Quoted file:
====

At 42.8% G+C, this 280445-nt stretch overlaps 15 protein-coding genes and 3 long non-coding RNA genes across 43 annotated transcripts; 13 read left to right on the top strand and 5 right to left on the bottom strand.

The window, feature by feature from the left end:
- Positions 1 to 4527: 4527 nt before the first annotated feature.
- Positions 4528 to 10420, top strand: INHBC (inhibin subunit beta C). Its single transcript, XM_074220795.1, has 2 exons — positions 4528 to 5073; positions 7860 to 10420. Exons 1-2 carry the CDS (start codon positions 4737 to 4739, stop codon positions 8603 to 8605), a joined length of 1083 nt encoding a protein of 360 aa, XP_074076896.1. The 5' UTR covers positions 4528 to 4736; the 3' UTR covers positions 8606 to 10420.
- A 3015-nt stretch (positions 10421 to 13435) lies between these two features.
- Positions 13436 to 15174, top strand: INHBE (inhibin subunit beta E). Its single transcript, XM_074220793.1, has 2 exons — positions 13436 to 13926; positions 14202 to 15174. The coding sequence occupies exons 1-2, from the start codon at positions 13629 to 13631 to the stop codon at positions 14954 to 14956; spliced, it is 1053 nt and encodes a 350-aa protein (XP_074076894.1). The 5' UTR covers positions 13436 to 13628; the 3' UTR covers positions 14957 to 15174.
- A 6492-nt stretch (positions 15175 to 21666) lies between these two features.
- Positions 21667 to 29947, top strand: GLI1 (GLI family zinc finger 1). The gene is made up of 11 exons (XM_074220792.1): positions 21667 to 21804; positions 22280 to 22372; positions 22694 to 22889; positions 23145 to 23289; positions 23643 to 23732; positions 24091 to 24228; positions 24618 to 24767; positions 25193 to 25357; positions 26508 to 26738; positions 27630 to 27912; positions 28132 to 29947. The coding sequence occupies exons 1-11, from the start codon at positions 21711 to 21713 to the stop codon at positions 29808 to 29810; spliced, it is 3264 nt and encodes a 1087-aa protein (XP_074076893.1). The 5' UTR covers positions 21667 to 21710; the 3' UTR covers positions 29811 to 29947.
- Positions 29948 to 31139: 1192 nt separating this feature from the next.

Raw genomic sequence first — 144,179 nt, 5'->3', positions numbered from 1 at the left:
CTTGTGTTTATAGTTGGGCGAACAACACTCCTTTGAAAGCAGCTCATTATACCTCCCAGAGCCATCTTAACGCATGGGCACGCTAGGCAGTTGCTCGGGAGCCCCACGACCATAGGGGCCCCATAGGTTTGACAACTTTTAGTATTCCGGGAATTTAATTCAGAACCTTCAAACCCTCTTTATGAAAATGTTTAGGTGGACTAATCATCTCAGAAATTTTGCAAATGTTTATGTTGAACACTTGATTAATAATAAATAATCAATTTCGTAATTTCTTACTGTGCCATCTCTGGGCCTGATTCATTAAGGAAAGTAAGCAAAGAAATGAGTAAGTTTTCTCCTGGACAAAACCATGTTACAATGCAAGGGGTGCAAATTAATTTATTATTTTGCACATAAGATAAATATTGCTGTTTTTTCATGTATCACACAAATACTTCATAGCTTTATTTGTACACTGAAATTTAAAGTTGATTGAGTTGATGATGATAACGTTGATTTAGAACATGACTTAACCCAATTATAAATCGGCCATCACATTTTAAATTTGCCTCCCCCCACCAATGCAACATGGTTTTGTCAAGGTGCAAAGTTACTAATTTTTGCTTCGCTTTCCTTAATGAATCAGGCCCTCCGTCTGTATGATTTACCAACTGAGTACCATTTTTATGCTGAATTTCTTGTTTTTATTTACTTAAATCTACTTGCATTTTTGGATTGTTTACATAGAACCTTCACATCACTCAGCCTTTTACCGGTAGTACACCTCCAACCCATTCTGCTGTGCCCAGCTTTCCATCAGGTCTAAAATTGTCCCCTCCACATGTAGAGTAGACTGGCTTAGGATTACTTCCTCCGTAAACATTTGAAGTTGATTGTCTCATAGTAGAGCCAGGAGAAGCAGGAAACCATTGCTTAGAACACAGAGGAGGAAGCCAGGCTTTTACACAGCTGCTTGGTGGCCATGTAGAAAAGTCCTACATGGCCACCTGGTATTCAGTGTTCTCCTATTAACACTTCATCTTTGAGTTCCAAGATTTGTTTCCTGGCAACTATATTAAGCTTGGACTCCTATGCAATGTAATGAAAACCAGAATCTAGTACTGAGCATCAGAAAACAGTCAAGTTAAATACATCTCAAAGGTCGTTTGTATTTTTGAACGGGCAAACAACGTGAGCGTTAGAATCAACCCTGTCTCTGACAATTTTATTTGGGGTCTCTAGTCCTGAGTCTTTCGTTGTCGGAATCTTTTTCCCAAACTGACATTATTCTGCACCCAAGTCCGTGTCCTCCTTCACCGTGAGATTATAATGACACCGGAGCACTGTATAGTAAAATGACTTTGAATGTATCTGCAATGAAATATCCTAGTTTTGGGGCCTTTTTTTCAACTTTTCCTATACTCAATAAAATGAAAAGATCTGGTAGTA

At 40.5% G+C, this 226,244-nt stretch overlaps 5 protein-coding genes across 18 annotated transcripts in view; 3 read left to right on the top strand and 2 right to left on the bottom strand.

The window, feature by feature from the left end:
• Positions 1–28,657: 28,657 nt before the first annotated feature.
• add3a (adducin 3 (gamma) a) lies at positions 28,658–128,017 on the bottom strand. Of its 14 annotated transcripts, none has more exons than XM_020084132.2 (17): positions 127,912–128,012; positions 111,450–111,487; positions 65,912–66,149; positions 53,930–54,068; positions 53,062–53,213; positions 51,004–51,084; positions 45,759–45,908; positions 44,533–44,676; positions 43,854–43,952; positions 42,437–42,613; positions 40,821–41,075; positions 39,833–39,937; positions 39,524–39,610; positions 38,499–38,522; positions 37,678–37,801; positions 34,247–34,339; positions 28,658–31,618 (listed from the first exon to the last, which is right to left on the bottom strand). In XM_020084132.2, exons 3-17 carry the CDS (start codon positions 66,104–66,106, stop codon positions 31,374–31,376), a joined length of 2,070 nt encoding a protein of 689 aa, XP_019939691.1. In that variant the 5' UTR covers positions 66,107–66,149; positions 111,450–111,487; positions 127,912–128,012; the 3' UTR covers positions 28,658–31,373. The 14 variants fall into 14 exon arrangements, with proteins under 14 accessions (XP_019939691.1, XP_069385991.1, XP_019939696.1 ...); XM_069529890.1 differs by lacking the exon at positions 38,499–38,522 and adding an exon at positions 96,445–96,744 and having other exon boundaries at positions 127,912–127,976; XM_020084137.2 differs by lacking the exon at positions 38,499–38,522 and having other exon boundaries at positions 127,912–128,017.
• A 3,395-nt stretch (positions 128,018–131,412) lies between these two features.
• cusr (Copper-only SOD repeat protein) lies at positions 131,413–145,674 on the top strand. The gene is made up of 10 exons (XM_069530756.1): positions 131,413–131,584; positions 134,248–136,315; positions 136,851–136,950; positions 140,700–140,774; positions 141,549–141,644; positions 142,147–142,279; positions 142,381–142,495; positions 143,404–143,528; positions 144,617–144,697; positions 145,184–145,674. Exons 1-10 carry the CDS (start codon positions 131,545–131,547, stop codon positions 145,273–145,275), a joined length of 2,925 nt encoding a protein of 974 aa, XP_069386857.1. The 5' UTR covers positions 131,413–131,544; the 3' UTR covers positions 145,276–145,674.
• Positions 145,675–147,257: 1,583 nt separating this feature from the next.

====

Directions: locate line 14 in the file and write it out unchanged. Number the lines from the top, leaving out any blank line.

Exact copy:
• Positions 1–28,657: 28,657 nt before the first annotated feature.